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Recipe for Autumn Sweet Potato and Mushroom Soup

Autumn Sweet Potato and Mushroom Soup is simple to make. You can start with the base recipe and make your own tweaks, subbing in other hearty veggies for the sweet potato and using your favorite herbs and flavoring ingredients.
Autumn Sweet Potato and Mushroom Soup is simple to make. You can start with the base recipe and make your own tweaks, subbing in other hearty veggies for the sweet potato and using your favorite herbs and flavoring ingredients.
Published Oct. 9, 2017

What's for dinner? It is the eternal question and, nationwide, the "I'm out of ideas" face can be spotted on folks wandering the grocery store in search of inspiration.

While even chefs sometimes get "dinner block," there is an advantage to having a library of tricks and techniques at your disposal. And as the weather grows cool and the days grow short, top chefs look to their most coveted culinary secret: soup.

Quick and easy? Check. Perfect make-ahead item? Check. Slow-cooker friendly? Double check. Delicious and satisfying on its own, or paired with sandwiches or salad? Check, check, check.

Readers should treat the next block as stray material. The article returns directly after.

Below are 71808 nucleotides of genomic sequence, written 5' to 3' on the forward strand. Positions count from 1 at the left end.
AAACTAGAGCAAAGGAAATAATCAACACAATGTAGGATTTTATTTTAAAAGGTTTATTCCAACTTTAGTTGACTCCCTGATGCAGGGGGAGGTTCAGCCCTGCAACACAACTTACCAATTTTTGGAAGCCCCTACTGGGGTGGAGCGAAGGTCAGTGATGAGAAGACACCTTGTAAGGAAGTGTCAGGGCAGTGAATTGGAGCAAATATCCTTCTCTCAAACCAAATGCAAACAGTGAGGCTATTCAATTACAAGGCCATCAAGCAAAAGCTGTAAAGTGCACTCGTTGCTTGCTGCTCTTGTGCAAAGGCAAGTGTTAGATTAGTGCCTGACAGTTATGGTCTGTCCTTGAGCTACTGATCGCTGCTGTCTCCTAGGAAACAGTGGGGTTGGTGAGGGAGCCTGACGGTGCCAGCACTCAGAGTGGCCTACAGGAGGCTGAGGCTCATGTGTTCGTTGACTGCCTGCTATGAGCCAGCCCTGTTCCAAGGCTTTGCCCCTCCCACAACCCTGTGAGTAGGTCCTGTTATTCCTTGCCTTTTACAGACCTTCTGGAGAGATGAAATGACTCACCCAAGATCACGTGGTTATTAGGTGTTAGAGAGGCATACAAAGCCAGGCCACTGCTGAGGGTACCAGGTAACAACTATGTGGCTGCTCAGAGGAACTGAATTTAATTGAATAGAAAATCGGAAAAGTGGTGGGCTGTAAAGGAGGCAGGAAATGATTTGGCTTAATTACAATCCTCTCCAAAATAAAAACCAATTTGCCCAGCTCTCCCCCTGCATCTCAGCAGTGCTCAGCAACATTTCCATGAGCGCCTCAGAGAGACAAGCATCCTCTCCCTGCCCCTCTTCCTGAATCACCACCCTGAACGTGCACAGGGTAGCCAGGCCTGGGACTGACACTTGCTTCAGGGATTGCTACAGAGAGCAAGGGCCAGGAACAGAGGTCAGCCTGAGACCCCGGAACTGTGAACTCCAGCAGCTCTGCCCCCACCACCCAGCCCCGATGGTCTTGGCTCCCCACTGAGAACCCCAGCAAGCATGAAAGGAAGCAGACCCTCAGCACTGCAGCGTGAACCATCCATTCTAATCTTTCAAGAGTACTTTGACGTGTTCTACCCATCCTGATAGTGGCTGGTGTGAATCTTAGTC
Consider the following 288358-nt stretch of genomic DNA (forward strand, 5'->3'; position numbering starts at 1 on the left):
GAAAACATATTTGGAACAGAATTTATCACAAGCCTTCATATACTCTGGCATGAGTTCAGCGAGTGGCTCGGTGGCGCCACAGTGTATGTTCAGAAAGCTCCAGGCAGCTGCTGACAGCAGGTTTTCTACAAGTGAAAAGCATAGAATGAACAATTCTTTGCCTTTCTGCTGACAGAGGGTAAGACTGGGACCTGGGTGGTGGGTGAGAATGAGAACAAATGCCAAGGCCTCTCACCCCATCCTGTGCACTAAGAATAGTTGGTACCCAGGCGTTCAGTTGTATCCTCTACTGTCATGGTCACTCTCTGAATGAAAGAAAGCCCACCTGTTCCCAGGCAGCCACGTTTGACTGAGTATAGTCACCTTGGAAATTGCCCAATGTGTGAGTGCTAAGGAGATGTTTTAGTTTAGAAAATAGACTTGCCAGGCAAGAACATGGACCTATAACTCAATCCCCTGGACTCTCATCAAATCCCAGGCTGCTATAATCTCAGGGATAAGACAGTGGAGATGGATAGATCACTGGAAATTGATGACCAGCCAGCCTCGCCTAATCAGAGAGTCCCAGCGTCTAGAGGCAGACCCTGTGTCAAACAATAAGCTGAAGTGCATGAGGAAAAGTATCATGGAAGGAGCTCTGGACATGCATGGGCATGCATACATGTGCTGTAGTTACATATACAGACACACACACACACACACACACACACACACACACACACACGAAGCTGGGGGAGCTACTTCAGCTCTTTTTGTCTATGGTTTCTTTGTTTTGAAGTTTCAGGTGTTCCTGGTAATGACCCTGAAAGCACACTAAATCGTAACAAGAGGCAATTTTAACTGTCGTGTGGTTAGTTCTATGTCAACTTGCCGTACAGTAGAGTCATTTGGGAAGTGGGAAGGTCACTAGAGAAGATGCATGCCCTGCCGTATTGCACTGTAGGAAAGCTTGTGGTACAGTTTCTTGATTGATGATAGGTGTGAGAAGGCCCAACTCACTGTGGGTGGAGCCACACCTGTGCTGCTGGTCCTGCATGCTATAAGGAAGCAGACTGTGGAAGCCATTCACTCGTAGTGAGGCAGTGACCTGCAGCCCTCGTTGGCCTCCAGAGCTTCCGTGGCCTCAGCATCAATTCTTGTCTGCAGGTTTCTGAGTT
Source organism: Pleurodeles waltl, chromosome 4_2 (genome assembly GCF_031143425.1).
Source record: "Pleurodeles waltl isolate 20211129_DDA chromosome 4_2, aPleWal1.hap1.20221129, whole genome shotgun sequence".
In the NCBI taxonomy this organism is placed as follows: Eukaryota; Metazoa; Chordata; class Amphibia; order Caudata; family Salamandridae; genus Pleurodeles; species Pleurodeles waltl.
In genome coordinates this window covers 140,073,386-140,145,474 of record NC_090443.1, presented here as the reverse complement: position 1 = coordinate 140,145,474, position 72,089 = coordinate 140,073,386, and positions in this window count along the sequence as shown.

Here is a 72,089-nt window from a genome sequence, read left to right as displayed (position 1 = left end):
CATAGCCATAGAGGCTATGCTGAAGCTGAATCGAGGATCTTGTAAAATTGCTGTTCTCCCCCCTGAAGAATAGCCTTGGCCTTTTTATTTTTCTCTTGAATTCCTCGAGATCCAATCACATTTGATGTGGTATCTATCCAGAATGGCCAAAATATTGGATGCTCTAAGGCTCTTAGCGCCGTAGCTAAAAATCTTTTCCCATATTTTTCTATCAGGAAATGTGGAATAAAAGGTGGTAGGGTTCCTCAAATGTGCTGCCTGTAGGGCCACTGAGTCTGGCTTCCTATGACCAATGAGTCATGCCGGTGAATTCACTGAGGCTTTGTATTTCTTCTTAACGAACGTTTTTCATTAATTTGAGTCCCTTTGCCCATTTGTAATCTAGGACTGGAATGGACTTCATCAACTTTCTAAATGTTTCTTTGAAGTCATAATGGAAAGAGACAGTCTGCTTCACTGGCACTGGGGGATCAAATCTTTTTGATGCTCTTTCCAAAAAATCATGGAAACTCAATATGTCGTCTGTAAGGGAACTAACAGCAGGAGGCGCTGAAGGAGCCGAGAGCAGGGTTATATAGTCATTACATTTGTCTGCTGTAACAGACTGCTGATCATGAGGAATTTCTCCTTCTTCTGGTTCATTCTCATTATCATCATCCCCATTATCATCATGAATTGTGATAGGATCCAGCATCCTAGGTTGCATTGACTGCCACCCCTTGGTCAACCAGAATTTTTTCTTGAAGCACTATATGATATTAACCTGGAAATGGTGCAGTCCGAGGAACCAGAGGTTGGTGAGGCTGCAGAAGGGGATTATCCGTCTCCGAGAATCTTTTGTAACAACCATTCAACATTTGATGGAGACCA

This recipe is almost vegetarian (omit the Worcestershire sauce, which is made with anchovies, or replace with a vegetarian version) and can be made dairy-free or vegan with a few slight changes. Substitute olive oil when it calls for butter, and replace the cream with an unsweetened nondairy milk substitute. Or, to help replicate the richness that heavy cream offers, stir in soaked and pureed cashews.

Once you've made this soup, you have a base recipe that you can use all the way through winter. Instead of sweet potato, you can use any hearty vegetable, like butternut squash, parsnip or carrot. Use your favorite herbs, like sage or thyme, and your go-to flavoring ingredients like hot sauce, Parmesan cheese and balsamic vinegar. The beauty of soup is that it's tough to ruin. If it gets too thin and watered down, simply simmer until the flavors reduce. Too thick and gloppy? Just add more stock or broth, or even water.

A soup this hearty can be served as a main course, alongside a bright fall salad (think greens, apples, and pecans) or an open-faced chicken salad sandwich on multigrain toast. It's also a perfect next-day lunch or starter course at a dinner party.

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